selections by the choir of forty voices.
The church organization is a year and a
half old and already has 228 voting mem
bers, with 320 in the Sunday school.
The new building will cost $6,000 and is
40x80 feet of brick veneer. With the gal
lery it will seat 800. I t will be ready for
occupany in December.
Health Commissioner Hall Says Dairymen
Did Right in Putting Up
"WUboMt any apparent fear of trie, -wtatb
of aggrieved housewives and milk buyers
in general, Health Commissioner P . M.
Hall indorses the action of the milkmen
selling- iri' this city in organizing and
hoisting the price of milk to 6^4 cents a
quart. '
"I want to go on record as commending
the milkmen for the stand they have tak-
en," said Mr. Hall this morning. So far
as I know there is no city in the country
where the milkmen give better, goods or
better service than they do here, and few
places where they get so little for their
wo rk and investment. Five cents a quarta
is certainly a small price for milk."
Increases About $3,500,000
Valued Much Higher.
Personal property in Hennepin county
has increased in value during the past
year about $3,500,000. County Auditor
Hugh R. Scott has completed his assess
ment rolls for 1903 and they will be sent
to the state auditor to-day. They show
that the total assessment on personal
property of this county is $29,811,612, while
laet year's books show a valuation of
$26,167,043. Th e increase has been ma de
in nearly every one of the thirty items
listed but the largest gain has been ma de
in the value of dogs. La st year dogs in
this county were valued at $3,287 this
ye ar Hennepin county canines are as
sessed* at $16,865.
But It Doesn't Have to if It Doesn't
Care To.
In response to the demand^ of residents
in the neighborhood the council commit
tee on railroads yesterday ordered the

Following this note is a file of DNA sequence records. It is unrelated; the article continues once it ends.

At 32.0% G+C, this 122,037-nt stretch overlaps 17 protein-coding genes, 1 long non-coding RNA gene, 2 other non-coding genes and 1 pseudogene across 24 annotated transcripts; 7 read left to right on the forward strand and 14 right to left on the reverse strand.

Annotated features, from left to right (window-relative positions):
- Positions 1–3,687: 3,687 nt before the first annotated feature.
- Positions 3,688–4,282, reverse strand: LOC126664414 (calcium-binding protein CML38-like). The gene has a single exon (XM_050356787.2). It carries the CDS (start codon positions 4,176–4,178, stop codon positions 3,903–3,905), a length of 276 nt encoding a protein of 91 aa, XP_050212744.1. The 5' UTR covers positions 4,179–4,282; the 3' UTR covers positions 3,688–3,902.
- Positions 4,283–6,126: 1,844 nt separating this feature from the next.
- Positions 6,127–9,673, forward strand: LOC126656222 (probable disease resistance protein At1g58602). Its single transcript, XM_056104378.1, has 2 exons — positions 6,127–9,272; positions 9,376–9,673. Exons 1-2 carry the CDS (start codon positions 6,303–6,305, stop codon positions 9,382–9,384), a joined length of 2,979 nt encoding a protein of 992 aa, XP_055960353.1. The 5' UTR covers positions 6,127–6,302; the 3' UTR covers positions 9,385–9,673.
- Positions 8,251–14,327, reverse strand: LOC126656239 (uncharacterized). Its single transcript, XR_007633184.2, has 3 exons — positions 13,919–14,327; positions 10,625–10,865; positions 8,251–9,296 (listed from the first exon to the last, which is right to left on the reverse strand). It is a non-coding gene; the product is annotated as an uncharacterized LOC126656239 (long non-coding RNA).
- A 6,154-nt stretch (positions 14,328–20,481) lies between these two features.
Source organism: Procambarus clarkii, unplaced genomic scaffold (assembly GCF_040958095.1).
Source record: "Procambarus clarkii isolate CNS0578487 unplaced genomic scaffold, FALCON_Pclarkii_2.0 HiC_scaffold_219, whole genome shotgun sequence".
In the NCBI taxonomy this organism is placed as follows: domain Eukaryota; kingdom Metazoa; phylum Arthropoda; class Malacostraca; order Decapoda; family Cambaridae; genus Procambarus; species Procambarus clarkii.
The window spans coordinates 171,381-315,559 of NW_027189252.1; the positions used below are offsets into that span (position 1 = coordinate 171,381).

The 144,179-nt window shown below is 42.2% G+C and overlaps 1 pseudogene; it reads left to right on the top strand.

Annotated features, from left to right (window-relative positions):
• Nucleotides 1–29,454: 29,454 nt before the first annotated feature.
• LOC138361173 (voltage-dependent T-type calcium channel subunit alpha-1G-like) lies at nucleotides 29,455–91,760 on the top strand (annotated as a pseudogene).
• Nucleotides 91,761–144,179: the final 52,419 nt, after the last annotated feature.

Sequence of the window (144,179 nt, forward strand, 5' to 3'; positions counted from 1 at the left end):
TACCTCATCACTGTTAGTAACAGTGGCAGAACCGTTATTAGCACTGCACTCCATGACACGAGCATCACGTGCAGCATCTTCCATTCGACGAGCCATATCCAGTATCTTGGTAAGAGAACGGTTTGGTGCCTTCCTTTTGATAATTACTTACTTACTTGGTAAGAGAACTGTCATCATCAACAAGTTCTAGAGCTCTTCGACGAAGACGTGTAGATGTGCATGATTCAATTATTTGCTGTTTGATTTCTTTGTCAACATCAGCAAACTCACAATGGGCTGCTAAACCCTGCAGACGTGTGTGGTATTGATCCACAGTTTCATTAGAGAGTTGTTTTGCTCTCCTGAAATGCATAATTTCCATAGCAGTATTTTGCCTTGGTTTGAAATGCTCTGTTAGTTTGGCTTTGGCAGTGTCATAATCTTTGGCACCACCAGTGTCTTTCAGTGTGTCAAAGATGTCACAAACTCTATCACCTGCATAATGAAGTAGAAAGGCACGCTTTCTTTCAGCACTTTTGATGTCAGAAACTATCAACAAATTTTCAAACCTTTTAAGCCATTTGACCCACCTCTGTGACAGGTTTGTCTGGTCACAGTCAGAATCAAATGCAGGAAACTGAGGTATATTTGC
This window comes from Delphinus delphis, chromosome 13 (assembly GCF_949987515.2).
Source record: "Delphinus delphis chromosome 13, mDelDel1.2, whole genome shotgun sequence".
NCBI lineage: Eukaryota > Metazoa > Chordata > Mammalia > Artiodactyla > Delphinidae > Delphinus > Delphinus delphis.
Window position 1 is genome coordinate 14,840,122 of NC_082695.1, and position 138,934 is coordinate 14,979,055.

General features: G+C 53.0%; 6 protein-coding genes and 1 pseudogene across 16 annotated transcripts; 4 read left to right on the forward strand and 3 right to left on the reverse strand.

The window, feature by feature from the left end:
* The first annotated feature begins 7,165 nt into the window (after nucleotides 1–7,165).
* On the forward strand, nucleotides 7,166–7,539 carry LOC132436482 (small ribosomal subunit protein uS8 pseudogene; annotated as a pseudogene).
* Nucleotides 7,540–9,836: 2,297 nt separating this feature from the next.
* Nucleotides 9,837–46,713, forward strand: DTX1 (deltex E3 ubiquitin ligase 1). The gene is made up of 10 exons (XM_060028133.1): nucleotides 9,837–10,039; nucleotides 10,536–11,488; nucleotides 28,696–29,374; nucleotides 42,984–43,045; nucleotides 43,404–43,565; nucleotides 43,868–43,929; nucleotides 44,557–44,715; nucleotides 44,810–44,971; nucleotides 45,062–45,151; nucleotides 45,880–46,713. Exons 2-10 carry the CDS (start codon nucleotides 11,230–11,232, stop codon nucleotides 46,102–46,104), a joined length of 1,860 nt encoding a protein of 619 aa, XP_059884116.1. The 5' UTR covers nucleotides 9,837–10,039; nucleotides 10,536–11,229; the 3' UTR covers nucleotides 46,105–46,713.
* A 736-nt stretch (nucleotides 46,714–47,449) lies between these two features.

street railway company to extend Its
Bloomington avenue line frdm Thirty-sec
ond to Thirty-eighth streets. A s the
charter provides that the company need
not build lines whe re there is no sewer
and water system and as there is no
sewer on this section of street the com
pany will not build the line unless it
wants to.
The committee gave the Milwaukee line
permission to put a spur tra ck across
Fourteenth avenue S near Twenty-ninth
street, in response to a request from the
Washburn Lignite Coal company.
Buy a Dunlap Hat .
They are exclusive. Barnaby's.
Tou^wiU never rent or sell that prop
erty by sitting still and thinking about
it. A want ad put In Tfye Journal and
kept there will do it. .
": *
Minnesota State Fair
A.U. 31st-Sept. hth
You are Coming, of Course.
Also 10 Imitation "Rolph" Sofa
Beds, with same upholstering as
described above regularly $27
. L. N. SCOTT, Manager.
All Fair Week
Way Down
Seats Selling To-day.
Seats Now
All Grade Schools Will Be Ready
Except Two.
With the exceptions of the Hawthorne
and Whitti er schools all the grade schools
will open with the. opening of the school
year next Tuesday. The two unfinished
schools will not be ready for occupancy
for several weeks and it has not yet been
decided whether the pupils will go to
other schools in the meanwhile or await
the completion of the additions to and
changes in these structures.